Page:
Boss: "Dilbert, I need you to take over Carl's function. He's already gone, but Ted can train you. Ted was sometimes in the general vicinity when Carl did the function."

Ted (after failing to explain the job to Dilbert): "Anyway, that's all I know. The rest is common sense."

"Dilbert," the Scott Adams cartoon about organizational life, usually gets its humor from the absurd. On February 8th, he nailed reality! The cartoon described accurately how on-the-job training gets played out over and over again in all kinds of companies. Employees who don't have all of the information, are not experts at the job, and don't know how to train others are asked to make another person job-ready. Especially, at this time when so many knowledgeable and skilled people are leaving companies because of retirements and lay-offs, it's not always the most competent (at the particular job) people who are doing the training. The risk to these companies is enormous. There are health and safety concerns. There are job and product waste concerns. And there are lost customer concerns due to poor service.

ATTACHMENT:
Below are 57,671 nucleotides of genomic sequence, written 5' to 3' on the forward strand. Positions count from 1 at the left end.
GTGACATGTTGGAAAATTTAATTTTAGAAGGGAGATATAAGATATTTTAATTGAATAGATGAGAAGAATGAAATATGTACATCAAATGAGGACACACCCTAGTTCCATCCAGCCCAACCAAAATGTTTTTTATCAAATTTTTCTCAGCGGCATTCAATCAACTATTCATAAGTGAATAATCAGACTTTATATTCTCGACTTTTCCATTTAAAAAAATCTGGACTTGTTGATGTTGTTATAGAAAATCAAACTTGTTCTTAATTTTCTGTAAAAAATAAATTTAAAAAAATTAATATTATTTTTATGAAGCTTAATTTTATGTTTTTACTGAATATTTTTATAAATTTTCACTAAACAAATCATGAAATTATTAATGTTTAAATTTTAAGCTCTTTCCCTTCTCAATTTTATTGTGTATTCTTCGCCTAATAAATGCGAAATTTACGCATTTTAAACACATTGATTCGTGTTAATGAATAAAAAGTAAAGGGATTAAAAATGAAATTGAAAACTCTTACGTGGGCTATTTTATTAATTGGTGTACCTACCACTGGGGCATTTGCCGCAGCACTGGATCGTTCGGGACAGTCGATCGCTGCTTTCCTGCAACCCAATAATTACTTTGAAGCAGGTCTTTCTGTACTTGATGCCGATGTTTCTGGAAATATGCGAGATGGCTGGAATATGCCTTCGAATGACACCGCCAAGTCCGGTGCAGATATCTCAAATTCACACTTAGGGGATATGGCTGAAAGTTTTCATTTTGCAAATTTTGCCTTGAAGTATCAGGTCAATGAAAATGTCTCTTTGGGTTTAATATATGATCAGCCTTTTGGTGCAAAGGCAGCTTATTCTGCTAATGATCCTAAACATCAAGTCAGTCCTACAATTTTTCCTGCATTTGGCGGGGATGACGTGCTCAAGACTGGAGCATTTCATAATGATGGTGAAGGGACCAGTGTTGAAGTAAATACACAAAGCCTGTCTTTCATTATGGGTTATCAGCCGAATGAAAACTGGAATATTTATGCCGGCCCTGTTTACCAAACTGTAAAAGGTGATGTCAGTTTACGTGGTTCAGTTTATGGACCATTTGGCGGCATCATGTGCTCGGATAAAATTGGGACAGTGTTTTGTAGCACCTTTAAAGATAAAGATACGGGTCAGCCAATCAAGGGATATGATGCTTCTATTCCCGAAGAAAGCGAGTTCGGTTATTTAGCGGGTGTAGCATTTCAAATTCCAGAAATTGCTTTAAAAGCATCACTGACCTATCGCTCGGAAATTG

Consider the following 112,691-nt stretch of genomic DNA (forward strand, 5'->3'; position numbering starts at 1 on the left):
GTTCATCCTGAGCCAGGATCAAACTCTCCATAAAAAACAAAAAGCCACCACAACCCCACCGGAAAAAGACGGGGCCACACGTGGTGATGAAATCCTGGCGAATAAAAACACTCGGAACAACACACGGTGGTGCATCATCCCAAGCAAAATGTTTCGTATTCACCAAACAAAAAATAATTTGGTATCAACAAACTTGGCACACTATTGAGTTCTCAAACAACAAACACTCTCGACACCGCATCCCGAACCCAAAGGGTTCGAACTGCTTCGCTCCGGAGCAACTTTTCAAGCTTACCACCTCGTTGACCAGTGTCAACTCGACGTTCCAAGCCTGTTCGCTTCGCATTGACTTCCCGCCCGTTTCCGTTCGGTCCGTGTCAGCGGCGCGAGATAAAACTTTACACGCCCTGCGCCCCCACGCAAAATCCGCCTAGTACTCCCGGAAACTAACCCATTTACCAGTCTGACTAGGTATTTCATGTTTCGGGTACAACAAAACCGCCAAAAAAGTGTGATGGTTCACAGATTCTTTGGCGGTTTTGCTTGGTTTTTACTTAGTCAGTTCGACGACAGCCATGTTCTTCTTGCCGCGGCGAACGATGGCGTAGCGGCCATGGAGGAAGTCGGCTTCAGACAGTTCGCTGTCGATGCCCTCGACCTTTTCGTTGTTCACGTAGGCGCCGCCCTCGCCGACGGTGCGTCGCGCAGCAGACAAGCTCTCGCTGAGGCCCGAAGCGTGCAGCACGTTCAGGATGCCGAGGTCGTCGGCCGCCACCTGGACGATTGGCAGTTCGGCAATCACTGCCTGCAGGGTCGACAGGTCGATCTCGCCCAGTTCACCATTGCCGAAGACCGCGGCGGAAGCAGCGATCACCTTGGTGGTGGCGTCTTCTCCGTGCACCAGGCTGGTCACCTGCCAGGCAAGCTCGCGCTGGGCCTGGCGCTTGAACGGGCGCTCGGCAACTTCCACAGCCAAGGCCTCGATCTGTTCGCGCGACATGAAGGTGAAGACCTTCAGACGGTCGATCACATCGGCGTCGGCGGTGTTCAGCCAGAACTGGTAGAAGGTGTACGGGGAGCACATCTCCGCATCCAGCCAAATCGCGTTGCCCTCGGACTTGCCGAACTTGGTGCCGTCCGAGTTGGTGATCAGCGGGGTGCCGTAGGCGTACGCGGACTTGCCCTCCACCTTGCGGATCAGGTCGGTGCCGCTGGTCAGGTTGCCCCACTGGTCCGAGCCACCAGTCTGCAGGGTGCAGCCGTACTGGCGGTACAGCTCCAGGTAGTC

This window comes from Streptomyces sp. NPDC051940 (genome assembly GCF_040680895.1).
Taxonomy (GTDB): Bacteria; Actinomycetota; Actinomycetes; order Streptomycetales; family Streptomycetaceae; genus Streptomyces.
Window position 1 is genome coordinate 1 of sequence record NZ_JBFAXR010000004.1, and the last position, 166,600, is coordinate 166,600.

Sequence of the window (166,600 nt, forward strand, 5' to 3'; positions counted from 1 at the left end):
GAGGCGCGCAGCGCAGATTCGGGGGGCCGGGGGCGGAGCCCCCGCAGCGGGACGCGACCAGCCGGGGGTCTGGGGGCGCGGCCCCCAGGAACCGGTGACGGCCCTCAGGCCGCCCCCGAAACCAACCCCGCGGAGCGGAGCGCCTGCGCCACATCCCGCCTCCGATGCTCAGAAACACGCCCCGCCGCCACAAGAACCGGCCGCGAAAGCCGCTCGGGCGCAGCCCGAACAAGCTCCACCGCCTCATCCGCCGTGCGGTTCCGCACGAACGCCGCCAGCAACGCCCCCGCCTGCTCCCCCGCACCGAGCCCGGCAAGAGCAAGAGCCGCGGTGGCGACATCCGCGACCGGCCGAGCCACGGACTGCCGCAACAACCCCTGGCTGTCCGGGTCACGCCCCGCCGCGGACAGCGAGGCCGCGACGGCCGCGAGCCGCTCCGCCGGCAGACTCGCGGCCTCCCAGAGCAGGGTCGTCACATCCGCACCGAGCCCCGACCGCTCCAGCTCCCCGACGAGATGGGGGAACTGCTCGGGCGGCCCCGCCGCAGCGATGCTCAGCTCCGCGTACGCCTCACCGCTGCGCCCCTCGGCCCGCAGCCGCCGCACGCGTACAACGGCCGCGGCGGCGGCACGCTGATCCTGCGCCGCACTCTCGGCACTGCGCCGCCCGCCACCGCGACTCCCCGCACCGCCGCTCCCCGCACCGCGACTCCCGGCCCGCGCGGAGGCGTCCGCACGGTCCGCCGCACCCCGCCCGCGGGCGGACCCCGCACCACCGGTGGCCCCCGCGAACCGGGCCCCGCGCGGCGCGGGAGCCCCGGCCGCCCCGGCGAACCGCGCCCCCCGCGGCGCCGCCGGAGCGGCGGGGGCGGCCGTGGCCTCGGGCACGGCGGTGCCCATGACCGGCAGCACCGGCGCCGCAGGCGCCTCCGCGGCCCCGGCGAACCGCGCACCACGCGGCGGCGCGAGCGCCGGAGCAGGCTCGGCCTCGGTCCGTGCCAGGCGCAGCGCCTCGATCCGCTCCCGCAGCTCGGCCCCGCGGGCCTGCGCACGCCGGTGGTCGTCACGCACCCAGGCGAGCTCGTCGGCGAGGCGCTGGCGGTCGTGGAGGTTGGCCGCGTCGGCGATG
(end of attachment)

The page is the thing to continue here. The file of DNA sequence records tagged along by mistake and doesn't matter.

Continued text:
What is an example of this scenario from your organization?

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